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By Thomas Wheeler

Finally, after a long dearth of no new Marvel Legends in the stores -- at least not around here -- some figures from the more recent assortments have started to turn up. This will be the first of several reviews of a number of figures which I have added to my collection.

This review features PHOENIX, a near-chase figure from Series VI that isn't even shown on the back of the package for the assortment. I consider myself extremely fortunate to have found this figure at retail, at a Wal-Mart one day in early January, where it appeared someone had made a half-hearted attempt to hide her in the toy clearance section. Didn't do a very good job of it because I found her instead.

Based on the original story, Phoenix was Jean Grey, an original member of the X-Men previously known as Marvel Girl, possessing considerable telekinetic abilities. After she guided a space shuttle carrying the X-Men through a solar storm, which crashed into the waters of New York harbor, she emerged from the sunken vessel with a new costume and the new name of Phoenix!

Her powers, it seemed, had been raised to near-cosmic levels. She had both telepathic and telekinetic abilities, and could work on such a meticulous level that she could rearrange the molecules of her clothes to turn them into her costume with a mere thought.

But over time, her advanced powers required more and more sustenance. This ultimately led to the epic storyline known as "The Phoenix Saga", widely regarded as unmatched for its time, and barely equaled since. I might be inclined to give equal status to "The Death of Superman", "Batman: No Man's Land", and "X-Men: Age of Apocalypse", and superior status to "Crisis on Infinite Earths", but that's still pretty rare company, and "The Phoenix Saga" preceded them all.

Phoenix became corrupted by her own powers, and became Dark Phoenix, consuming a sun for its energy, causing it to go nova, and wiping out an inhabited planet in the process. In the final storyline, even though it seemed that, with the help of Professor Xavier, the power of the Phoenix had been excised from Jean Grey, the alien Shi'ar were not content with this, and demanded the life of Jean Grey for the safety of the universe. This led to a battle with the X-Men against the Shi'ar's Imperial Guard, in which the Phoenix power returned. Rather than risk another turn as Dark Phoenix, Jean Grey turned the ancient weapons of the battlefield on which they fought onto herself, and seemingly died.

I say "seemingly", because years later, it was revealed that the Phoenix was not, in fact, Jean Grey. Jean Grey had been damaged by the radiation of the solar storm through which she had flown the shuttle. Dying, she was contacted by the cosmic Phoenix Force, which placed her in a healing cocoon at the bottom of the ocean, while the Phoenix took on the physical form and memories of Jean Grey. The transition was so complete that not even a trained telepath such as Professor X could have known.

This was a plausible (for comics, anyway) means of bringing the popular Jean Grey character back into the X-Men fold. Her original seeming "death" had actually been an edict laid down by Marvel's then-editor-in-chief Jim Shooter, who was not pleased with the original outcome of the final story of the Phoenix Saga, which had Jean Grey subdued by the Imperial Guard, and all of her mutant telepathic/telekinetic powers removed by force. Shooter felt there should be graver consequences for wiping out a planet, and the last few pages of the story were rewritten and redrawn in some haste. But none of the creators were especially happy with the overall situation.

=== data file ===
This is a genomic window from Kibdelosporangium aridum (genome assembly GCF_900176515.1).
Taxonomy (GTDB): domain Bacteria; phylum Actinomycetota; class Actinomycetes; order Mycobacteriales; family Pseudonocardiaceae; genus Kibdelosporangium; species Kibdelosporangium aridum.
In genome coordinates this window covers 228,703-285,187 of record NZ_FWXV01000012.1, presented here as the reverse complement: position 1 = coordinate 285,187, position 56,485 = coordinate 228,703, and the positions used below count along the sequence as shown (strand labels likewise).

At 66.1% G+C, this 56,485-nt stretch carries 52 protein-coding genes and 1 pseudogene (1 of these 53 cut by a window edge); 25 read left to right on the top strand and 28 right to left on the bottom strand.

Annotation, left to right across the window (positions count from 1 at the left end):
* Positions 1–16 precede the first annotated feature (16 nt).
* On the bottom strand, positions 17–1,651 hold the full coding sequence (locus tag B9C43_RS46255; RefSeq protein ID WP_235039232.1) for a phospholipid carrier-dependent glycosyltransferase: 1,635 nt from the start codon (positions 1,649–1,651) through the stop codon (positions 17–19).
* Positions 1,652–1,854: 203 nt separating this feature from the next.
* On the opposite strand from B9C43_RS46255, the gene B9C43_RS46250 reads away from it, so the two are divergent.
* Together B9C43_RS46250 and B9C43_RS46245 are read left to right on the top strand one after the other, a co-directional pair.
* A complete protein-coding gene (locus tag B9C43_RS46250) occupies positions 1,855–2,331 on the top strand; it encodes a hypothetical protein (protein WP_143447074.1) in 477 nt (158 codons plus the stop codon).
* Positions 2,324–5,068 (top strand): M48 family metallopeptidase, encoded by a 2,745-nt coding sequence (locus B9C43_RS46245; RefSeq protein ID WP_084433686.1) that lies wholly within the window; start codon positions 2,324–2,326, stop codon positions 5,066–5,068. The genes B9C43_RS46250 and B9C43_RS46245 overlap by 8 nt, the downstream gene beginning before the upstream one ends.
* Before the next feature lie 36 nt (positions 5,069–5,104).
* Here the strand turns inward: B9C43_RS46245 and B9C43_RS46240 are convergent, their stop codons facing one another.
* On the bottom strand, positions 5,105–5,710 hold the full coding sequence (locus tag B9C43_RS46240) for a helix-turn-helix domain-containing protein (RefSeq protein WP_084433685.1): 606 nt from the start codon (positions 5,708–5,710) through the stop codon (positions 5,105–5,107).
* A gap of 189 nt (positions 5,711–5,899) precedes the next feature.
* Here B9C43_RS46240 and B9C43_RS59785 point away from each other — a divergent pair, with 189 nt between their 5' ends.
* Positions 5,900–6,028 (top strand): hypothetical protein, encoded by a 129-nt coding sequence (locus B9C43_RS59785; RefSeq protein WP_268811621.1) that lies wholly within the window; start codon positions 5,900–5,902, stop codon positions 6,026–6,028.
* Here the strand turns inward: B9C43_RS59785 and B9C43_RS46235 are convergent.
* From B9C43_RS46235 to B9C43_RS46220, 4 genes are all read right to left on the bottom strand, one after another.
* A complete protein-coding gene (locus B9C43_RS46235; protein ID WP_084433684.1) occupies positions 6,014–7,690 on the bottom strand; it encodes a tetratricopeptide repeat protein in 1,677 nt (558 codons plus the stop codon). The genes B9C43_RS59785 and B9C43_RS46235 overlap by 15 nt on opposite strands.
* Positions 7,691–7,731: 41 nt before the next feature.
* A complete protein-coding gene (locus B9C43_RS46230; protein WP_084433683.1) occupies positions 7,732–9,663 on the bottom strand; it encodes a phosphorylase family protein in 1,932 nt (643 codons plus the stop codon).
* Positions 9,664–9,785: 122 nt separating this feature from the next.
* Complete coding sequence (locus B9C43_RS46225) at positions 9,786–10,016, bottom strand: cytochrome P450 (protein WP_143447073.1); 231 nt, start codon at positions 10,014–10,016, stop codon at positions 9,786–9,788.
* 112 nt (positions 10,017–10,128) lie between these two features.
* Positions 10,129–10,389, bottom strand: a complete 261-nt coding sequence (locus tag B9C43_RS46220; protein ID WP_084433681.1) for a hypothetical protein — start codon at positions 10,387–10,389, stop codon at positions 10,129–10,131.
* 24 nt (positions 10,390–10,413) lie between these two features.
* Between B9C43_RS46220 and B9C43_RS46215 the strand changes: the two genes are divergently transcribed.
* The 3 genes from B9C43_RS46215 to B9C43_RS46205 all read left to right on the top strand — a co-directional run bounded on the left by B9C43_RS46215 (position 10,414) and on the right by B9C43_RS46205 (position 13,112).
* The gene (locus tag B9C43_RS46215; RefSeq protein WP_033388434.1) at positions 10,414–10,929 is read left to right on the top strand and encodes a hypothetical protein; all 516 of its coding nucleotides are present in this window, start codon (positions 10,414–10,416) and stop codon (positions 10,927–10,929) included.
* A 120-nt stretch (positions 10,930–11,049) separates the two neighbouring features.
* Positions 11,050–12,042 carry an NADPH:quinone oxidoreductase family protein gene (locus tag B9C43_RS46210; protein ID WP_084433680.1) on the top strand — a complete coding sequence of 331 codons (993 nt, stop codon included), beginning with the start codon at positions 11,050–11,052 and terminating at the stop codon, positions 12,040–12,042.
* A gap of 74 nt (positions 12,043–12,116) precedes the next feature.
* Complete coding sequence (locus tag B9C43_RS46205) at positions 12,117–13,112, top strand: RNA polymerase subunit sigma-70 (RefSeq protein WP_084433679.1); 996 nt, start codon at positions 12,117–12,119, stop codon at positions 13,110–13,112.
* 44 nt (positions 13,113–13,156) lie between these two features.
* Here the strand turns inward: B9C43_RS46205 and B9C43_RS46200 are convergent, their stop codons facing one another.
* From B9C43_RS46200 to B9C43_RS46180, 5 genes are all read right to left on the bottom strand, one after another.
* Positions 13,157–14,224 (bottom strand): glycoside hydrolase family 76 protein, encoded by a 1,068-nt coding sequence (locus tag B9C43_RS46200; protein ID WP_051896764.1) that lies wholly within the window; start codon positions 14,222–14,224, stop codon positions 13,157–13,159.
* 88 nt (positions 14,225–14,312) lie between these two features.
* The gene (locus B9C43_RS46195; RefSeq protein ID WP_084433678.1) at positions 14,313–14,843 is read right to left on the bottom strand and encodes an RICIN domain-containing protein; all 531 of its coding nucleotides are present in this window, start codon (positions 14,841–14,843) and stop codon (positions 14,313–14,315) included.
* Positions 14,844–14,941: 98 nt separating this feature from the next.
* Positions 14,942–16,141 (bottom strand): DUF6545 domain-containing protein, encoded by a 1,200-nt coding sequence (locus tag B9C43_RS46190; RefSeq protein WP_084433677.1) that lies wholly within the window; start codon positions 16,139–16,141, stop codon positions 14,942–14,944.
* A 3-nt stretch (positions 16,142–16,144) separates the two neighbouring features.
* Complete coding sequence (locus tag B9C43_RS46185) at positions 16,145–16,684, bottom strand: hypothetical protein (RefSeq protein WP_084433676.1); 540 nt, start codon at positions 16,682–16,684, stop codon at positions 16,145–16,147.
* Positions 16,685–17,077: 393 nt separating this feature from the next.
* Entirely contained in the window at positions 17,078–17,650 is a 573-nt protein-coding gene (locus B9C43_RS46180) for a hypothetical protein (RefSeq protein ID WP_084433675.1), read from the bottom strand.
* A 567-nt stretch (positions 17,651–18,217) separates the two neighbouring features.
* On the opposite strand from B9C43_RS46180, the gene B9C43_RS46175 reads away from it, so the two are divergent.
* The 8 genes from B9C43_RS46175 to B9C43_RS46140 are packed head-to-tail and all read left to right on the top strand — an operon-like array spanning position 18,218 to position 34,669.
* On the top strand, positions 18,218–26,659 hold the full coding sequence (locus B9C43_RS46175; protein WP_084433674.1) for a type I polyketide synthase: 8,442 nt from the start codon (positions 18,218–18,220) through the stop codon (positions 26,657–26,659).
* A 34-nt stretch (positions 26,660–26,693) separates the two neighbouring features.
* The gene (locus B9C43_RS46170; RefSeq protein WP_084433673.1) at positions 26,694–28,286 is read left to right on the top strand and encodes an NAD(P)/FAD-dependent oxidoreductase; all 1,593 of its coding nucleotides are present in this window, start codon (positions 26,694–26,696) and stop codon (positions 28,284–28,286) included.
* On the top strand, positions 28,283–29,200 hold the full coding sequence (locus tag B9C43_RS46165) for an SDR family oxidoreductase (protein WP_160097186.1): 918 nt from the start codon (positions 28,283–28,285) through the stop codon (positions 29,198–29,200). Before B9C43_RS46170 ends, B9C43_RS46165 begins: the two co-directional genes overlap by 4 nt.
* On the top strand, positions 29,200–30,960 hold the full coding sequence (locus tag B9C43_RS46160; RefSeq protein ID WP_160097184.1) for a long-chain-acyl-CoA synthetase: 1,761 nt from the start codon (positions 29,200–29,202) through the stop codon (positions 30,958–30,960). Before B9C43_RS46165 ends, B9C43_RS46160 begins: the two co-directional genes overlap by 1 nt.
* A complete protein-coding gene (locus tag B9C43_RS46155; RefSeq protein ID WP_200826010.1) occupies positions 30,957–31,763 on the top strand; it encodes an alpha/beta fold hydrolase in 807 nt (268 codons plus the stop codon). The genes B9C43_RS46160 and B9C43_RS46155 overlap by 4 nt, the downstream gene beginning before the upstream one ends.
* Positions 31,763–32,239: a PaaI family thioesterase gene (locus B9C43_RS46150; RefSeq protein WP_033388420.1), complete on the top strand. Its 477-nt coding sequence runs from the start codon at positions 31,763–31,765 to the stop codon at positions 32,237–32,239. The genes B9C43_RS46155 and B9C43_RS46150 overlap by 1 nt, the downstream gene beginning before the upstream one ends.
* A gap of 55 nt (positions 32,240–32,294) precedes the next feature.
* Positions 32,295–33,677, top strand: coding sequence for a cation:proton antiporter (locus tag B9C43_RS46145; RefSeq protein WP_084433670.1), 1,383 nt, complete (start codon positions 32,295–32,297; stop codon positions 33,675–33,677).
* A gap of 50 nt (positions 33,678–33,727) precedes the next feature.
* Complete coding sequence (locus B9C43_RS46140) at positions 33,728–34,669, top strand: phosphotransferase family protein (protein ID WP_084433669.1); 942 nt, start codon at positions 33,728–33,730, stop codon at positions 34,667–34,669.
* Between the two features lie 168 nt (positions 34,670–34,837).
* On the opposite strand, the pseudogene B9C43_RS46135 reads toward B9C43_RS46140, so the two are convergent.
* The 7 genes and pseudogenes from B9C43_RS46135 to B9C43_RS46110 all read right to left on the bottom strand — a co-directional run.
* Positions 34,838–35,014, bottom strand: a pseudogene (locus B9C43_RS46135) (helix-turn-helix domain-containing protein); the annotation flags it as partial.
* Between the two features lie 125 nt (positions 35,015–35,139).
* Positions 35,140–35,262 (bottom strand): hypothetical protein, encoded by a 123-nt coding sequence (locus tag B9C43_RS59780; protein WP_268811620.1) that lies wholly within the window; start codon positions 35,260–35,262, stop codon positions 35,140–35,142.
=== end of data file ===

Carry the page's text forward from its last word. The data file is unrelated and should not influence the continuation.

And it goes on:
As with many things "X", the Phoenix Story has become somewhat watered down in the years since that initial story. Both Jean Grey and a daughter from an alternate universe, Rachel Summers, have held the power of the Phoenix. Jean Grey has died and returned several times. It's a shame, really.

But the Marvel Legends figure of PHOENIX is a representation of the original Phoenix, before everything got so diluted, and the comic book included with the figure, Uncanny X-Men #101, is the story of her very first appearance.

The figure is, simply stated, nothing short of truly amazing, even for a Marvel Legends figure. 44 points of articulation. I think that may be a record. Head, arms, upper-arm swivel, double-jointed elbows, lower arm swivel, wrists, fingers, mid-torso, waist, legs, hip swivel, upper-leg swivel, double-jointed knees, lower leg swivel, ankles, toe groups.

The likeness is incredible. The face is perfect. Finely sculpted with amazing detail and a perfect facial expression. The uniform is molded (or painted where necessary) in a faintly metallic-toned plastic. The belt with sash is made from a thin, flexible plastic, and looks perfect. The colors are just as they should be. Phoenix's stunning red hair is a superb sculpt in and of itself, molded from flexible plastic, and perfectly detailed.

The energy manifestation of the Phoenix always took the form of a giant bird of flame, and this is the design of the display base that Phoenix comes with, for those inclined to use it.

I can see why this would be a hard figure to find. Apart from being a short-pack, it's a truly superb figure, that harkens back to the days when X-Men stories still had a good measure of class and grandeur to them. If you're any sort of X-Fan, and if you like the Marvel Legends figures, then I don't really need to tell you that you will unquestionably want to add PHOENIX to your collection. Just -- good luck finding her.

And did I mention that there's an even scarcer variant, of DARK PHOENIX? Again, good luck...

(Special thanks to Terry Dizard for special effects work on the picture)